When the Modern Slavery Act (“Act”) came into force in October 2015, it was the first legislation of its kind, aiming to tackle and eventually eliminate human trafficking and the various forms of modern slavery. It also introduced an innovative disclosure and transparency reporting requirement.
As we approach its four year anniversary, the UK Government is reviewing its position to make its stance against human trafficking and modern slavery even more robust. Next steps include a consultation on the further development of the Act and of the statutory guidance.
Companies now also need to understand and address:
- the growing global legislative trend to combat both modern slavery and broader human rights risks and, in Europe, address disclosure and transparency concerning Environmental, Social and Governance (“ESG”) issues;
- the need for companies to consider the inter-relationships between these issues, evolving regulatory trends and sources of legal risk and social accountability; and
- taking steps to future proof their legal and governance approach through holistic risk management, which accommodates such risks and ensures stakeholder engagement, social licence to operate and resilient legal risk decisions.
Current snapshot of s.54 of the Act
The recommendations of the Independent Review of the Modern Slavery Act, published in May 2019, (“Review”) focused on giving the Act more ‘teeth’, particularly in relation to the section 54 transparency and disclosure requirement. The Government responded to these recommendations in July 2019 (“Response”).
Section 54 requires commercial organisations carrying on business, or part of it, in the UK with a total annual turnover in excess of the £36M (including that of subsidiaries) to publish a Statement of the steps it has taken during the financial year to ensure that slavery and human trafficking are not taking place in its own business or in its supply chains.
The Act is not prescriptive on the content of statements but indicates they may include:
- the organisation’s structure, its business and its supply chains;
- its policies in relation to slavery and human trafficking;
- its due diligence processes in relation to slavery and human trafficking in its business and supply chains;
- parts of its business and supply chains where there is a risk of slavery and human trafficking taking place, and the steps it has taken to assess and manage that risk;
- its effectiveness in ensuring that slavery and human trafficking is not taking place in its business or supply chains, measured against such performance indicators as it considers appropriate;
- training about slavery and human trafficking available to its staff.
It is also currently permissible to publish a statement stating no steps have been taken.
Organisations within the scope of s54
If an organisation provides goods or services and meets the turnover threshold, the key issue is whether the entity is carrying on business in the UK. At present, the Government guidance indicates that this should be assessed on a case by case basis using a common sense approach. The following factors provide a useful guide in undertaking this assessment:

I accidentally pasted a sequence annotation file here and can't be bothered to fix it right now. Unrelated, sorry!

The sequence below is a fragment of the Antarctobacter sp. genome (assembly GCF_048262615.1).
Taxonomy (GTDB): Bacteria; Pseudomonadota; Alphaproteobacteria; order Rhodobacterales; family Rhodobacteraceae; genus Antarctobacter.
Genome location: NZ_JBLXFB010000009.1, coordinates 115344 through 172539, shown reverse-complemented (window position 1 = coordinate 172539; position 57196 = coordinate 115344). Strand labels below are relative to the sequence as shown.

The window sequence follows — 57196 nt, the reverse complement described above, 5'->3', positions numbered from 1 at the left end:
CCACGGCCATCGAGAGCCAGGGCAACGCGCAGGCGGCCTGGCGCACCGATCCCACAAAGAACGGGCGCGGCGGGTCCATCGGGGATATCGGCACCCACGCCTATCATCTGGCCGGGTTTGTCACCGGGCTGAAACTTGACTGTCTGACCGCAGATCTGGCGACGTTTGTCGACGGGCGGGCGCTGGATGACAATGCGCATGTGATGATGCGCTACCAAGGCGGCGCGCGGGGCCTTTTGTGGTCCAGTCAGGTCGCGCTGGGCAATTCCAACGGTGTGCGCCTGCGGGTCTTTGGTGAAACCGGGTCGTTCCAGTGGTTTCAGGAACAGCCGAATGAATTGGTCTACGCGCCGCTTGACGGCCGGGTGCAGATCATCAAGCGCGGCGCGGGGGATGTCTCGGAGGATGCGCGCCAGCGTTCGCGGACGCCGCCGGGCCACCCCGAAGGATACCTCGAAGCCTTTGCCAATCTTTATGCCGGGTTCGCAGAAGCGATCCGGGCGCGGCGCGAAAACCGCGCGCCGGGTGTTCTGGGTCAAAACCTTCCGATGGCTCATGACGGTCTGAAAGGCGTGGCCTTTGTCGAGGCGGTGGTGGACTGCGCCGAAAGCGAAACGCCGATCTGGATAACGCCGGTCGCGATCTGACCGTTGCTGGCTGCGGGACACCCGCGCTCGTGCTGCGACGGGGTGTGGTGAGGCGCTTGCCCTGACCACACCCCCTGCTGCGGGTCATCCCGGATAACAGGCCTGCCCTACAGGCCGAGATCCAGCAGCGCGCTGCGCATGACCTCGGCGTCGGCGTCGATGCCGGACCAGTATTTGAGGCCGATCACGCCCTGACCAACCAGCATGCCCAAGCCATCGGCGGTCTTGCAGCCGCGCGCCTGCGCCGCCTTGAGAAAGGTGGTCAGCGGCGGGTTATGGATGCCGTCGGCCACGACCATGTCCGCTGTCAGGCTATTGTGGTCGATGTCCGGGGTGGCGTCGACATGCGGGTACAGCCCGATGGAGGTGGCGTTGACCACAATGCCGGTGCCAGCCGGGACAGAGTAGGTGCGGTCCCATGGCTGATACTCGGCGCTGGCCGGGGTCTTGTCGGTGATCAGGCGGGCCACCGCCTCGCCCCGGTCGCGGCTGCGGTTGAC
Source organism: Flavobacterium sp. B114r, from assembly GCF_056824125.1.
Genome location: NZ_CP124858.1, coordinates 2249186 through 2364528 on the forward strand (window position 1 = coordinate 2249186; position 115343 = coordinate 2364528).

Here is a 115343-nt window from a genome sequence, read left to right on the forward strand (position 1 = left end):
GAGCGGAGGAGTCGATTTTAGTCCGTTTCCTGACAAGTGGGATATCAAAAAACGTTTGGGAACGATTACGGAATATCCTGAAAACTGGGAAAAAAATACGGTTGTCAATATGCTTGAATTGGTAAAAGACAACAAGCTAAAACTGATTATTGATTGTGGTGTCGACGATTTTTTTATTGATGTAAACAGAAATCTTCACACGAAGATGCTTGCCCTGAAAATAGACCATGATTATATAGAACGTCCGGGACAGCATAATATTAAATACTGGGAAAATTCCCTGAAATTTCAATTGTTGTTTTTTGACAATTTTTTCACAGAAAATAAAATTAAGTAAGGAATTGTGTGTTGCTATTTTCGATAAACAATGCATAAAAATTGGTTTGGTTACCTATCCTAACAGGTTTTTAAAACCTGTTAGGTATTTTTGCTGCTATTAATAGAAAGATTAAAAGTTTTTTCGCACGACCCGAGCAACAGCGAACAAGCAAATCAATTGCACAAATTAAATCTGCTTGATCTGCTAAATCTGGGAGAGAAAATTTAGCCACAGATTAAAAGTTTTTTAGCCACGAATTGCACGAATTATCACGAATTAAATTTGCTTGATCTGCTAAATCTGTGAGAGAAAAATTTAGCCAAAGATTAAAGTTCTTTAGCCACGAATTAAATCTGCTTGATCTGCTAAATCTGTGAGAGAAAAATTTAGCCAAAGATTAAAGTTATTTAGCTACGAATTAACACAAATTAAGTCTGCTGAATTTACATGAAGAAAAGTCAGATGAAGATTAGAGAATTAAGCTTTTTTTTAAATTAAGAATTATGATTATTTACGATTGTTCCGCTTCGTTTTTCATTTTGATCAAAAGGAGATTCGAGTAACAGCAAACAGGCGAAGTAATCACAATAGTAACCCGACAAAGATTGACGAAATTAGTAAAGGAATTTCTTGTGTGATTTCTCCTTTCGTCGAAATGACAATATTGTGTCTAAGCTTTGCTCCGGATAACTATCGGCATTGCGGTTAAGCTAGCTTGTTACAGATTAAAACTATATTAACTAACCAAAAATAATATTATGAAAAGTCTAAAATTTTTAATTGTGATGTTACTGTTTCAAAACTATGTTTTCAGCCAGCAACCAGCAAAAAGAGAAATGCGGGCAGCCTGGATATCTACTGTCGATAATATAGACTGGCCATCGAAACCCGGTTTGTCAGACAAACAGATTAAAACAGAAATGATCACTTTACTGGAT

- a demonstrable business presence in the UK – for example, a physical office or employee presence, key management or operational meetings, direct corporate connection/establishment via a listing; or
- a substantial level of economic engagement with the UK economy – for example, material business or supply relationships into the UK.
Entities within corporate groups may therefore be captured as part of a reporting entities’ intra-group supply chain, or where they are ‘carrying on business’ via a non-independent subsidiary.
The future direction of Modern Slavery Act Reporting
The Review focused on four key areas including strengthening the S.54 reporting requirement. Following the Review and Response, we have summarised ‘Risk Trends’ in this area to identify Key Takeaways and Actions for companies. The Risk Trends are also informed by the broad convergence of international developments, which will continue to be integrated into international standards, public policy, law and regulation, commercial agreements and guidance regarding modern slavery and human trafficking and human rights risks.
Accordingly, we encourage companies to consider these issues that have been considered as part of the Review and Government response and contact us to assist with the development and future proofing of their legal and governance risk management approaches to accommodate the likely future direction of reporting under the Act.
||KEY TAKEAWAYS AND ACTIONS
|Entities subject to reporting requirements
|Individual organisations will remain responsible for determining applicability of the UK Act, although the Government has identified organisations it believes are within scope - Government response
- Map your business strategy and operational footprint against modern slavery, human rights or ESG due diligence, reporting, disclosure or transparency requirements or legislation (current or prospective)
- Identify where requirements aggregate and/or conflict (or are likely to do so)
- Build a time horizon into your legal and governance approaches to anticipate the scale and speed of necessary change (and align with budget cycles, accessing resource and implementation timelines)
- Carefully assess using group-wide standards as part of your overall strategic approach to shift mind-sets and culture, manage risk (operational efficiency, potential legal liability, social accountability and reputation), drive progressive change and ensure systems and resources to deliver
- Does voluntary group-wide reporting fulfil the mandatory legislative requirements, where applicable? Is it aligned with investor relations, stewardship codes, culture/values reporting and engagement?
|Need to improve the reporting quality and culture